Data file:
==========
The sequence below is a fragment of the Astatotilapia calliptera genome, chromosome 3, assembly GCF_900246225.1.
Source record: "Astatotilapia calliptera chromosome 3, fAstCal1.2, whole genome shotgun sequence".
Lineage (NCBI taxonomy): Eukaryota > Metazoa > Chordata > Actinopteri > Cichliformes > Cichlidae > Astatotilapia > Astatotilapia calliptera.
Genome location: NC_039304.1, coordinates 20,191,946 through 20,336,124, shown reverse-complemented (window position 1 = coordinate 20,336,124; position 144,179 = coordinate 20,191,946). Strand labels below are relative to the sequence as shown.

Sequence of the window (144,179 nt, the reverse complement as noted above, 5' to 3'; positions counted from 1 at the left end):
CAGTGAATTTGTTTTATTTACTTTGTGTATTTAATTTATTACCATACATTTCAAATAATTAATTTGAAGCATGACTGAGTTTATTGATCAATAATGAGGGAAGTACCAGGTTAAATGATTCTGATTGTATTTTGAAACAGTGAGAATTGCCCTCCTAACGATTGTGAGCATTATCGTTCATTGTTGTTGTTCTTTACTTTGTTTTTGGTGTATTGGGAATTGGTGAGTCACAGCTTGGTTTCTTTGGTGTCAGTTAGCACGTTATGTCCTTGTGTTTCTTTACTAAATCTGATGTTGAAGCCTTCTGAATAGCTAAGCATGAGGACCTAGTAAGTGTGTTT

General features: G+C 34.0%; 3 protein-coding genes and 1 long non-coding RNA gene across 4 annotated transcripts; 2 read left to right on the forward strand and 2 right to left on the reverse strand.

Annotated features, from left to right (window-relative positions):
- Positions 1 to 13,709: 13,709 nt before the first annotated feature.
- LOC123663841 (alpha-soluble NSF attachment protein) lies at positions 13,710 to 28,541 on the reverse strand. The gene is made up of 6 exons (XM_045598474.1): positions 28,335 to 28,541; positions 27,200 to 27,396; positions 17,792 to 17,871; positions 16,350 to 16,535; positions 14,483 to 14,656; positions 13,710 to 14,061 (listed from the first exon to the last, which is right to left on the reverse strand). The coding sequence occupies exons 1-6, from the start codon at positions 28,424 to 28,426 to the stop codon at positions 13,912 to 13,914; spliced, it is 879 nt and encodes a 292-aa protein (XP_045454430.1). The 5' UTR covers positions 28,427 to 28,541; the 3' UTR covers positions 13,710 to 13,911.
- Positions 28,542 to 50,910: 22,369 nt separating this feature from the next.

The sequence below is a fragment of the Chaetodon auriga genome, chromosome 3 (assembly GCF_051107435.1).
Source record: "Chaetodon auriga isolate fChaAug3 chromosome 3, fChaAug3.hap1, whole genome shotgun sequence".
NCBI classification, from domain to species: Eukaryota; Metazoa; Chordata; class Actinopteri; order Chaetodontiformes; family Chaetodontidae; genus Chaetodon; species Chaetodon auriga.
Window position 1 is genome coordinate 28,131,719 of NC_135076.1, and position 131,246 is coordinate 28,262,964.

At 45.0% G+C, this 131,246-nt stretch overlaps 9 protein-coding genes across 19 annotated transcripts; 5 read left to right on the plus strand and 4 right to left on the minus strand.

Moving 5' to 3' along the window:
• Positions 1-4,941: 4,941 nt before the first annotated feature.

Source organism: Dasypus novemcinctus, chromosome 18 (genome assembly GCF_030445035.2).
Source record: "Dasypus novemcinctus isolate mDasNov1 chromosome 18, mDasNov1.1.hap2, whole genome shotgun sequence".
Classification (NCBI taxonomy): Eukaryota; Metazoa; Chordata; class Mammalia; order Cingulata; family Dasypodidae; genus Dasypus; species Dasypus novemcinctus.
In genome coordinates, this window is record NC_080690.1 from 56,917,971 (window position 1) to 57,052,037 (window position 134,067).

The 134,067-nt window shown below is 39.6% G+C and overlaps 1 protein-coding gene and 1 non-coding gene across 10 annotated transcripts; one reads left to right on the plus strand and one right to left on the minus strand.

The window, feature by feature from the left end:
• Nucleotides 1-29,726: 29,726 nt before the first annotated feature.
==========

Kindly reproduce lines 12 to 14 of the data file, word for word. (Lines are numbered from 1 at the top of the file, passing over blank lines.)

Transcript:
The sequence below is a fragment of the Chaetodon auriga genome, chromosome 3 (assembly GCF_051107435.1).
Source record: "Chaetodon auriga isolate fChaAug3 chromosome 3, fChaAug3.hap1, whole genome shotgun sequence".
NCBI classification, from domain to species: Eukaryota; Metazoa; Chordata; class Actinopteri; order Chaetodontiformes; family Chaetodontidae; genus Chaetodon; species Chaetodon auriga.